Originally Posted by BenJF3
The interface box was supposed to be the CableCard slot in a Tru2Way system. Pop the card in, plug in the cable wire and your done. For some reason, the big cable ops refuse to embrace third party ideas - we still don't have a DVR that gives full function with Time Warner.
Not quite: CableCard was around long before (2003) "Tru2Way" (2008).
was the result of the 1996 Telecommunications law that as intended to:
"...assure the commercial availability to consumers of multichannel video programming and other services offered over multichannel video programming systems, of converter boxes, interactive communications equipment, and other equipment used by consumers to access multichannel video programming and other services offered over multichannel video programming systems, from manufacturers, retailers, and other vendors not affiliated with any multichannel video programming distributor."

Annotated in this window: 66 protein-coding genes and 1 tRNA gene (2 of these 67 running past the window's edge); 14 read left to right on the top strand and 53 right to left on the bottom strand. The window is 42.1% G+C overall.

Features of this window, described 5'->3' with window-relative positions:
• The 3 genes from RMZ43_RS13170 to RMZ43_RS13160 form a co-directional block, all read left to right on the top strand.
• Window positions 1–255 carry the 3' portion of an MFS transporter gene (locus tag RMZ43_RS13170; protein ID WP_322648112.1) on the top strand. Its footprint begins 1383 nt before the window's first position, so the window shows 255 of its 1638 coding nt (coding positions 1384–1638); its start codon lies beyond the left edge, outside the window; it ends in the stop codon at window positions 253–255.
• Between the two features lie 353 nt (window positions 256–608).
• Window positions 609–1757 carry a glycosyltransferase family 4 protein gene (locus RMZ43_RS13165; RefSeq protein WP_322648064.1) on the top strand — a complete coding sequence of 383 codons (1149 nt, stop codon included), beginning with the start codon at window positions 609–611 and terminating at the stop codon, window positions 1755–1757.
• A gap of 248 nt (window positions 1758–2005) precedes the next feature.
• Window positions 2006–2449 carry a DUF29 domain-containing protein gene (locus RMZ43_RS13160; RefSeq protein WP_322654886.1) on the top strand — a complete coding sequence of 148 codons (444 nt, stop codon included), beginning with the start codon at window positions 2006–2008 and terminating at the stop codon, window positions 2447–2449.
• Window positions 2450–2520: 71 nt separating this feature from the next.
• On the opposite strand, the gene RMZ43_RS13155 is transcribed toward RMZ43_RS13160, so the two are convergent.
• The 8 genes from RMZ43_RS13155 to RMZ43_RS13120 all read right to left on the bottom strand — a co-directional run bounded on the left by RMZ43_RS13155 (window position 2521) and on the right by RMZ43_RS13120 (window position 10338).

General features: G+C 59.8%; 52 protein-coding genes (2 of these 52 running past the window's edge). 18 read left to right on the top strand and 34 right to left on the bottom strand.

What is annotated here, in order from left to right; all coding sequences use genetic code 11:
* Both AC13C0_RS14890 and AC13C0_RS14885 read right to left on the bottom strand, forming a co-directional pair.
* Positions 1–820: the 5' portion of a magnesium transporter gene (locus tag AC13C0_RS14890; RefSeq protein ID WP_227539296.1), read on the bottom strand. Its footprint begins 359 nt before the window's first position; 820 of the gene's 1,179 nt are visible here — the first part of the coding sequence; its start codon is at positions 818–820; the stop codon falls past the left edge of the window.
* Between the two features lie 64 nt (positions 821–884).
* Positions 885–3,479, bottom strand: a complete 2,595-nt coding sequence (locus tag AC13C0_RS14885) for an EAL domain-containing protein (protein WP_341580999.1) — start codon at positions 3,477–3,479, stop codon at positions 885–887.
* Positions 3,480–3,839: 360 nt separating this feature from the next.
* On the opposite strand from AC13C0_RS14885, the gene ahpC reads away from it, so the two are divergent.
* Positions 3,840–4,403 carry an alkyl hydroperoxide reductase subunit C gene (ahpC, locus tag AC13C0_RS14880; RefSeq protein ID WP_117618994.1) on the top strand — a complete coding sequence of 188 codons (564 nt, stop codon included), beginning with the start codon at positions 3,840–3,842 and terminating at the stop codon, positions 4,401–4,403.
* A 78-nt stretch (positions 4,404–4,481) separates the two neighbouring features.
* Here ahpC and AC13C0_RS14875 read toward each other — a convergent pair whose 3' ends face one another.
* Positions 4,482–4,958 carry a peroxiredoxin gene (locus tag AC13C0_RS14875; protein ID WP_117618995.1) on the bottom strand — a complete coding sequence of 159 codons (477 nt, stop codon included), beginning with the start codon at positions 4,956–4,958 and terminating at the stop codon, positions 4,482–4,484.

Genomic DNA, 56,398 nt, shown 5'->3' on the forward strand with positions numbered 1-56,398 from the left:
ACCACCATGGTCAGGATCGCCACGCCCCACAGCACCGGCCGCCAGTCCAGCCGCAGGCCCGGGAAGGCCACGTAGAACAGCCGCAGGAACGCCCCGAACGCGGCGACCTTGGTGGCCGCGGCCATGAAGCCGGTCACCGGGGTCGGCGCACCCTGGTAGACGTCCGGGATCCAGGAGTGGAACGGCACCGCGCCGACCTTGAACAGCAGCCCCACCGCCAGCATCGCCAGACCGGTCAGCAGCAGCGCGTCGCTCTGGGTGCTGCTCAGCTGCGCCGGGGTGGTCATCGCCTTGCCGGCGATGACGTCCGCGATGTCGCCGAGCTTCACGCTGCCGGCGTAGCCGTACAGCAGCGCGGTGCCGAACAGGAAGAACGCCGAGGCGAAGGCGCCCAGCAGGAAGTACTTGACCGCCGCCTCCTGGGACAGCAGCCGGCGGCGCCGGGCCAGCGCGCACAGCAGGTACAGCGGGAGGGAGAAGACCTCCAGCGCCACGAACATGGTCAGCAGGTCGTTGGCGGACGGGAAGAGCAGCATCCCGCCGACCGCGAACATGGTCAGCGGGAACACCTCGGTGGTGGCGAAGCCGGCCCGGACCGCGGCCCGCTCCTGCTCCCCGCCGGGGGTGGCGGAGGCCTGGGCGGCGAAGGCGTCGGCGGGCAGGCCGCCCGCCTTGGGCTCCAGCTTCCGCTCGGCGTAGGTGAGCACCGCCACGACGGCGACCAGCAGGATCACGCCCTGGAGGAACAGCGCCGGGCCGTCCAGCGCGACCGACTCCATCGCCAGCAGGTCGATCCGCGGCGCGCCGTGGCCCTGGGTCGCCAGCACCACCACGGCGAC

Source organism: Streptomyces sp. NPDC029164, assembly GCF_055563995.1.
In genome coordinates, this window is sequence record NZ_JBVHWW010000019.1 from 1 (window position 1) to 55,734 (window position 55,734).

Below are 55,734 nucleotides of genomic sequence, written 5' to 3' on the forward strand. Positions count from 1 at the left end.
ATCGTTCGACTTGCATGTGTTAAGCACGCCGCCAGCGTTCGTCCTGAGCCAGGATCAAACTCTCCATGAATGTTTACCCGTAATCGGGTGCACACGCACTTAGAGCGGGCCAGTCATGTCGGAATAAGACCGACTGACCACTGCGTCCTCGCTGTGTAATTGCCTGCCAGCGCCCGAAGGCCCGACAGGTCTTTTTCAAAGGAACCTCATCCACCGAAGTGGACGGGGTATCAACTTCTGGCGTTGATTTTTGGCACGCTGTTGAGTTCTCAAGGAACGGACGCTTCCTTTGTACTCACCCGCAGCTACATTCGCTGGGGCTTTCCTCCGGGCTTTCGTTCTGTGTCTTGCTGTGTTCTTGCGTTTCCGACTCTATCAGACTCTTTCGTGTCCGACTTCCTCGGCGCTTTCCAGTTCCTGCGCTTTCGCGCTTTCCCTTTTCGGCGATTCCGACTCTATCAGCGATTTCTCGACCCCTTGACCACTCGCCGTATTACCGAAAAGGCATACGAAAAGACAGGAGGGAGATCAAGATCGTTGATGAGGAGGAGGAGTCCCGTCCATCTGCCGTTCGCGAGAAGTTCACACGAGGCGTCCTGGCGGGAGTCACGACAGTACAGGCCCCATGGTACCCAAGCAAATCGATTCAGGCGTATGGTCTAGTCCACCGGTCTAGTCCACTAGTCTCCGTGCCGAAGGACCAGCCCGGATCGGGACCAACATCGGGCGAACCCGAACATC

The problem was, the CableCard was a decoding device only, and did not provide any sort of back communication. I understand that there were discussions of including backwards communication needed for SDV or OnDemand (which were just starting to emerge at the time) and that the Consumer Electronics industry opposed that due to added costs.
After the first CableCards were deployed this shortcoming was realized and the cable industry (under pressure from the FCC) developed OCAP
(Open Cable Application Platform), which was later renamed "Tru2Way"
). That, BTW, is the basis for ODN (OCAP Digital Network). Panasonic came out with a few "Tru2Way" Plasma TVs in late 2007 in a few cities that had Tru2Way implemented (by Comcast). They dropped those sets in 2010.
So, unfortunately, the original objectives of the 1996 Telecommunications law have not been met. However, the FCC is still charged with implemented that law. Now they are pursuing a new approach (AllVid
), but progress on this seems slow (at least any progress is not visible to the outside world.
The real problem with this sort of thing (the government dictating that something be done) is that the actual technology moves much faster than the regulatory mechanism.